Gibbeting or “Hanging in chains ” as it was called was part of the justice system that believed murderers and other serious offenders should not have the benefit of a proper burial but their bodies should either be used for dissection or be put on public display to act as a deterrent. Cuckolds Point in Rotherhithe, Blackwall Point opposite Blackwall and the Isle of Dogs were popular sites for these public display of pirates, selected for their clear view from the river to remind the many mariners who passed by the perils of becoming a pirate.
The exact spot of the gallows on the Isle of Dogs is not known but the 1746 Roque map shows it clearly marked a short distance from the old Ferry House opposite Greenwich
William Hogarth in his Idle Apprentice series of drawings in 1747 offers a much clearer view of the scene.
The Idle Apprentice companions are pointing to the gallows as a warning what would happen to him if he didn’t change his ways. The drawing clearly show the windmills on the Isle of Dogs at the time and the gallows next to the River.
A Reverend Mozely in his ” Reminiscences,” remembered travelling past the Island in 1820.
In 1820, and for many years after, the only inhabitants of the Isle of Dogs that I ever saw were three murderers hanging from a gibbet.
Although Samuel Pepys had christened the Island as the unlucky Isle of Dogs in the 1660s, it was in the 18th and 19th century that the south part of the Island began to gain a reputation as a uninhabited windswept marsh with a ghostly atmosphere. Obviously rotting corpses clanking in chains in the river mists did little to challenge this preconception.
However some people benefitted from this grisly spectacle, for many years the Greenwich pensioners who lived at the Naval Hospital would set up their telescopes at the top of Greenwich hill and charge people to look at the scene across the river.
This pastime was especially lucrative at the time of the Greenwich Fair when thousands of people crowded in Greenwich to enjoy the revelries.
Charles Dickens noticed the practice was still going on in 1839 when he visited the Fair.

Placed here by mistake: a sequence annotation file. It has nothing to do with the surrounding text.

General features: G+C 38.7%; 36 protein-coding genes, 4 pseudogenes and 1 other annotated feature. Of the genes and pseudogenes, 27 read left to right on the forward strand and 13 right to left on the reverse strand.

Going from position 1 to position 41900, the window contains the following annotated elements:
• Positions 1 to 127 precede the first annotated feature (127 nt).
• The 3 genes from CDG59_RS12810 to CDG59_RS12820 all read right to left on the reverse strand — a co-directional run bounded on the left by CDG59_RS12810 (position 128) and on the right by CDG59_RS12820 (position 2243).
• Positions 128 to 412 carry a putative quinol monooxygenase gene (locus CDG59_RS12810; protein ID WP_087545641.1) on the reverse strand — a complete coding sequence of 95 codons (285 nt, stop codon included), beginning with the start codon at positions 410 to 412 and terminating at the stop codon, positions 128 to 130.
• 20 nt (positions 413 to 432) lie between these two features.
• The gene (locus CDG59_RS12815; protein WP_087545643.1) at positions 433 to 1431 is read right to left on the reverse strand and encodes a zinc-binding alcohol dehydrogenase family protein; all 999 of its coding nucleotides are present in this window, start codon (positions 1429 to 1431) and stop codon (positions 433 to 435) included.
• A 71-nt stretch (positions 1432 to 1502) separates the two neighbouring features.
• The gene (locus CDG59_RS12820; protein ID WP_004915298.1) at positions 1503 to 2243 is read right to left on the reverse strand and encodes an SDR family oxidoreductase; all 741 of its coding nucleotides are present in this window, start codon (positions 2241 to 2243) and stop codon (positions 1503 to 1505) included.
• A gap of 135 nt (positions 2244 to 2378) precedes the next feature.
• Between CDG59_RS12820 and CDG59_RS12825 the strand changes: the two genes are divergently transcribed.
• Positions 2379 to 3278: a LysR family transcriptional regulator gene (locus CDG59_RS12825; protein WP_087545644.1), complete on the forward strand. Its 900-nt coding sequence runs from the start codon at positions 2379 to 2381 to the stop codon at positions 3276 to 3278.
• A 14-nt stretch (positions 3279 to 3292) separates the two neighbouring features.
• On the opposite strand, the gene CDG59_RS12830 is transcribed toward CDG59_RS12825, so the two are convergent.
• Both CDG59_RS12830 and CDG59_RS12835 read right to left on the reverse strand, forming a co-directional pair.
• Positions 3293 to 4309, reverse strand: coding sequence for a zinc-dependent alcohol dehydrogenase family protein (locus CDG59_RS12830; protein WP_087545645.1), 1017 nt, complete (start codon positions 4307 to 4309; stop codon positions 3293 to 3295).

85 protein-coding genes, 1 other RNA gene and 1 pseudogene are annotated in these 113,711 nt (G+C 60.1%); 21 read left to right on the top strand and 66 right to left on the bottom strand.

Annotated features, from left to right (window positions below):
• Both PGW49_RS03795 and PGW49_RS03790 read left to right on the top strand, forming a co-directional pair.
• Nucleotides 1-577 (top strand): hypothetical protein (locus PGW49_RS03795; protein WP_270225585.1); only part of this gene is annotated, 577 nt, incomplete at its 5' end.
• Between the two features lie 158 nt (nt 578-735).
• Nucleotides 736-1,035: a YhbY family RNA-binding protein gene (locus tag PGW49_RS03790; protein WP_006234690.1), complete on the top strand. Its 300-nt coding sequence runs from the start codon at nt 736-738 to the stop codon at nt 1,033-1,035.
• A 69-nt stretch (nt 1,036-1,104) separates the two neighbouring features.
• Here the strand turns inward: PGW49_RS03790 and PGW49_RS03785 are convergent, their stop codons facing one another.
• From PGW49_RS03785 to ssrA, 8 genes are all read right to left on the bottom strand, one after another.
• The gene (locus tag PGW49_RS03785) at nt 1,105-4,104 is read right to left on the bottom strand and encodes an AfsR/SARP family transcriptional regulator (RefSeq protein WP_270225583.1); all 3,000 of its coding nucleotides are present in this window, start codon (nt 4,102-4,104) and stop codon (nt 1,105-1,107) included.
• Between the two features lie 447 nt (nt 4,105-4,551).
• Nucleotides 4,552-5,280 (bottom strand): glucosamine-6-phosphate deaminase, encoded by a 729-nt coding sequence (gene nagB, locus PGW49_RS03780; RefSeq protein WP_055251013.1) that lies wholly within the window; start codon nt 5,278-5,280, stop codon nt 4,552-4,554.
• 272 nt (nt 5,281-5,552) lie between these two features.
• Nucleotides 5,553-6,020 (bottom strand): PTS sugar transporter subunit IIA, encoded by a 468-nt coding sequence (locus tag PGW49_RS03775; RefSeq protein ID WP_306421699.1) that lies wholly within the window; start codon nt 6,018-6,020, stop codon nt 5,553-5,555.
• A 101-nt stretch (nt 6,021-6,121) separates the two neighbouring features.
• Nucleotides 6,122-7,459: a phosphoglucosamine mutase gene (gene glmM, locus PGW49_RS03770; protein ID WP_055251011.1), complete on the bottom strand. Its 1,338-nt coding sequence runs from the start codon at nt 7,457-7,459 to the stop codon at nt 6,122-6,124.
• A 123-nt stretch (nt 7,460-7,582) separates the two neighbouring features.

The old pensioners, who, for the moderate charge of a penny, exhibit the mast-house, the Thames and shipping, the place where the men used to hang in chains, and other interesting sights.
Dickens said used to hang, because a few years earlier in 1834 after new legislation the gallows had been taken down and the practice stopped. Needless to say many of the pensioners complained that one of their little sidelines had been curtailed and some newspapers at the time took up their cause.
In 1858 a newspaper reporter discussing Public Executions remembered the practice.
Some few semi-barbarities indeed remained, of which the pillory has but recently disappeared ; that of hanging in chains, designed as an indignity to the dead and a terror to the living, was, we think, not extinct till about forty years ago. Old men amongst us will well recollect the numerous gibbets on the Isle of Dogs, which with here and there a bone bore witness to the commonness of the practice.
From the 1840s the river front on the Isle of Dogs was developed and ship builders and factories were set up and all evidence of the Islands grisly past was destroyed.
Well perhaps not all the evidence for in recent years a skull and skeleton were found on the foreshore near Burrell Wharf which would have not been too far away from the gallows.
The Museum through the replica of the West India Docks Gate
As the Museum of Docklands celebrates its first decade in existence it is important to pay tribute to the people whose forward thinking bought a derelict historical industrial building into public use.
One of the pleasures of visiting the Museum is to be able to see the old warehouse in all its glory.
No 1 Warehouse where the museum is housed was originally designed and built by George Gwilt and Son in 1800 -1803. It was significantly added to by Sir John Rennie in 1827. It was originally part of a complex of huge warehouses that were a half a mile long. unfortunately only Warehouse 1 and Warehouse 2 remain due to the rest of the complex being destroyed by bombing in the Second World War.
The West India Dock Warehouses in 1921 before they were destroyed.
Although the warehouses are now dwarfed by the skyscrapers of Canary Wharf, when they were built they were considered a source of national pride when the docks became one of the centres of the trade between Britain the rest of the world.
Warehouse No 1
The Museum charts the role of the Docklands from its beginnings to the dark days of the Second World War and to the eventual decline of the Docks and the growth of Canary Wharf.
The Old London Bridge
Amongst its highlights are a 1:50 scale model of Old London Bridge , many articles from the Docks, a gallery about the Blitz including an Air-raid shelter and Sailortown a full size reconstruction of the dark and dingy streets of Victorian Wapping. In Sailortown you can visit a local tavern or look through the window of the Animal Emporium.
Welcome to Sailortown
The Local Tavern
The Animal Emporium
Young children have their own section called Mudlarks which has a play area.
Other than the exhibits the museum is a bit of a cultural centre with regular events , there is also a popular Café and Shop.
Its exhibits are not all inside, there are still relics of the old docks around the warehouses not least the statue to Sir Robert Milligan directly outside. In the dock itself is a couple of boats belonging to the museum.
The museum is one of the hidden treasures of the Isle of Dogs and although not on the scale of the bigger London Museums it provides hours of entertainment for young and old.